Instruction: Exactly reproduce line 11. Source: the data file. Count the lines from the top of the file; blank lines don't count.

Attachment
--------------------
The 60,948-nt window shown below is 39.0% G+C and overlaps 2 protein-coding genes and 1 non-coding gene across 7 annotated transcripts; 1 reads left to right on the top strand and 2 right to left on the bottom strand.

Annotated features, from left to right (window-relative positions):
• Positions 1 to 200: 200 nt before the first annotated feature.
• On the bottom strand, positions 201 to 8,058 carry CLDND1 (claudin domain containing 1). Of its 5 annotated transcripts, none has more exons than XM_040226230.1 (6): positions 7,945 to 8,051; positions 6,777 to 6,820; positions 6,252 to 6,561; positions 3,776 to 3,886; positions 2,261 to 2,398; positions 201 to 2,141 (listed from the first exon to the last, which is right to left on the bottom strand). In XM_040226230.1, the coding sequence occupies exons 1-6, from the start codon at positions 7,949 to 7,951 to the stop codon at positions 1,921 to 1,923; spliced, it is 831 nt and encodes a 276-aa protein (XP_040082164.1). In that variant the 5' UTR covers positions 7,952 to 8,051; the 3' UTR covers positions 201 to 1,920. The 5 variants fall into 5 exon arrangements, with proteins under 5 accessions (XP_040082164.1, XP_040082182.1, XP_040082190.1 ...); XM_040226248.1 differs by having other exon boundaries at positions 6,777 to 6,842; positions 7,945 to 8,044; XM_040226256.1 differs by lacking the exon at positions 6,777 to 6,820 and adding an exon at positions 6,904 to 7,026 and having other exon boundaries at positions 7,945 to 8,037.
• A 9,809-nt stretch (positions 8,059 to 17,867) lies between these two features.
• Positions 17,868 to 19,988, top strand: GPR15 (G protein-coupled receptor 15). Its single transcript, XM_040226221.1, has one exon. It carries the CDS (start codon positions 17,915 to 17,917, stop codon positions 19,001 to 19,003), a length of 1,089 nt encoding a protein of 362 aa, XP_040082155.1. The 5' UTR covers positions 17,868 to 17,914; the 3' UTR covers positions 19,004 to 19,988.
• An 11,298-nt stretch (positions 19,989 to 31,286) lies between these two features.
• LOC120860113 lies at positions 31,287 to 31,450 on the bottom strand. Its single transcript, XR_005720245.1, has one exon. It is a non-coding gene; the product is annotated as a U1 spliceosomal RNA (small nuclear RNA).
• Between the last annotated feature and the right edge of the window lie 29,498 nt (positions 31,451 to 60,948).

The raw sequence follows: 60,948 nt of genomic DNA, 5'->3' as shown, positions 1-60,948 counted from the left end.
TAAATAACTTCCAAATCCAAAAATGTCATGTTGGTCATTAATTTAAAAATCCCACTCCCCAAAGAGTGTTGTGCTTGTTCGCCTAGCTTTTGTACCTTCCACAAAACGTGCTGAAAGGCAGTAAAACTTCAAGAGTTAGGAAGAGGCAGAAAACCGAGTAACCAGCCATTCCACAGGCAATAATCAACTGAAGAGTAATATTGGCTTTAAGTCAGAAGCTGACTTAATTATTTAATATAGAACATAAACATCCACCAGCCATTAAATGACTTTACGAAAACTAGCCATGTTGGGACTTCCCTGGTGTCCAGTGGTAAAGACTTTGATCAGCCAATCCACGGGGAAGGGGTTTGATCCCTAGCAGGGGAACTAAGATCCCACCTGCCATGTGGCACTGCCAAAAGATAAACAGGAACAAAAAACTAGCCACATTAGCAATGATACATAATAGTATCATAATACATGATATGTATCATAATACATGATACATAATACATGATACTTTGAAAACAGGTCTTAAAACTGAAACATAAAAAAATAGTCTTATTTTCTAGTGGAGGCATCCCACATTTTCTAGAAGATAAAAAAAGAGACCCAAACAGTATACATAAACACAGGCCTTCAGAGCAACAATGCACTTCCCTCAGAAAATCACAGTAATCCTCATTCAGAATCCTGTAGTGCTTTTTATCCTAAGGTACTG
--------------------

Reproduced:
TAAATAACTTCCAAATCCAAAAATGTCATGTTGGTCATTAATTTAAAAATCCCACTCCCCAAAGAGTGTTGTGCTTGTTCGCCTAGCTTTTGTACCTTCCACAAAACGTGCTGAAAGGCAGTAAAACTTCAAGAGTTAGGAAGAGGCAGAAAACCGAGTAACCAGCCATTCCACAGGCAATAATCAACTGAAGAGTAATATTGGCTTTAAGTCAGAAGCTGACTTAATTATTTAATATAGAACATAAACATCCACCAGCCATTAAATGACTTTACGAAAACTAGCCATGTTGGGACTTCCCTGGTGTCCAGTGGTAAAGACTTTGATCAGCCAATCCACGGGGAAGGGGTTTGATCCCTAGCAGGGGAACTAAGATCCCACCTGCCATGTGGCACTGCCAAAAGATAAACAGGAACAAAAAACTAGCCACATTAGCAATGATACATAATAGTATCATAATACATGATATGTATCATAATACATGATACATAATACATGATACTTTGAAAACAGGTCTTAAAACTGAAACATAAAAAAATAGTCTTATTTTCTAGTGGAGGCATCCCACATTTTCTAGAAGATAAAAAAAGAGACCCAAACAGTATACATAAACACAGGCCTTCAGAGCAACAATGCACTTCCCTCAGAAAATCACAGTAATCCTCATTCAGAATCCTGTAGTGCTTTTTATCCTAAGGTACTG